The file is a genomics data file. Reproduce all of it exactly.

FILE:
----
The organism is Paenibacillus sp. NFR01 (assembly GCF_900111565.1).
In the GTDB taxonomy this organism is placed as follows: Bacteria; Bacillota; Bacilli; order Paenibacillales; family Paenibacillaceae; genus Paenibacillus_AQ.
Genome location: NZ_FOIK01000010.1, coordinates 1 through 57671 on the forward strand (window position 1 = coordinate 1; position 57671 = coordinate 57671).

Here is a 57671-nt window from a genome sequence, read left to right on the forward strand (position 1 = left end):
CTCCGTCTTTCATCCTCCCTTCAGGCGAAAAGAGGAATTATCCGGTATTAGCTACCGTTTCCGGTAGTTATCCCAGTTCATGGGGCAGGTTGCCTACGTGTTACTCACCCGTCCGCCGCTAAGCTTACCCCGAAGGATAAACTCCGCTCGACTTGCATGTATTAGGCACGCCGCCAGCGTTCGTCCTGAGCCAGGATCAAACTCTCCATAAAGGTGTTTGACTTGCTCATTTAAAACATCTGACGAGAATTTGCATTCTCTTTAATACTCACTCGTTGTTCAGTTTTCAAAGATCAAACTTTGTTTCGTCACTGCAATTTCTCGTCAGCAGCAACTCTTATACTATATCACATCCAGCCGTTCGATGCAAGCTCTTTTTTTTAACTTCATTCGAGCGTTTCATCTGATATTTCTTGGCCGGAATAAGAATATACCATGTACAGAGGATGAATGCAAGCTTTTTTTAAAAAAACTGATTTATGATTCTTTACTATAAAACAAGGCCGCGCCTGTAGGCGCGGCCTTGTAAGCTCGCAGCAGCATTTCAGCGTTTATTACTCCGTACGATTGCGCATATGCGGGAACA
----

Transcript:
The organism is Paenibacillus sp. NFR01 (assembly GCF_900111565.1).
In the GTDB taxonomy this organism is placed as follows: Bacteria; Bacillota; Bacilli; order Paenibacillales; family Paenibacillaceae; genus Paenibacillus_AQ.
Genome location: NZ_FOIK01000010.1, coordinates 1 through 57671 on the forward strand (window position 1 = coordinate 1; position 57671 = coordinate 57671).

Here is a 57671-nt window from a genome sequence, read left to right on the forward strand (position 1 = left end):
CTCCGTCTTTCATCCTCCCTTCAGGCGAAAAGAGGAATTATCCGGTATTAGCTACCGTTTCCGGTAGTTATCCCAGTTCATGGGGCAGGTTGCCTACGTGTTACTCACCCGTCCGCCGCTAAGCTTACCCCGAAGGATAAACTCCGCTCGACTTGCATGTATTAGGCACGCCGCCAGCGTTCGTCCTGAGCCAGGATCAAACTCTCCATAAAGGTGTTTGACTTGCTCATTTAAAACATCTGACGAGAATTTGCATTCTCTTTAATACTCACTCGTTGTTCAGTTTTCAAAGATCAAACTTTGTTTCGTCACTGCAATTTCTCGTCAGCAGCAACTCTTATACTATATCACATCCAGCCGTTCGATGCAAGCTCTTTTTTTTAACTTCATTCGAGCGTTTCATCTGATATTTCTTGGCCGGAATAAGAATATACCATGTACAGAGGATGAATGCAAGCTTTTTTTAAAAAAACTGATTTATGATTCTTTACTATAAAACAAGGCCGCGCCTGTAGGCGCGGCCTTGTAAGCTCGCAGCAGCATTTCAGCGTTTATTACTCCGTACGATTGCGCATATGCGGGAACA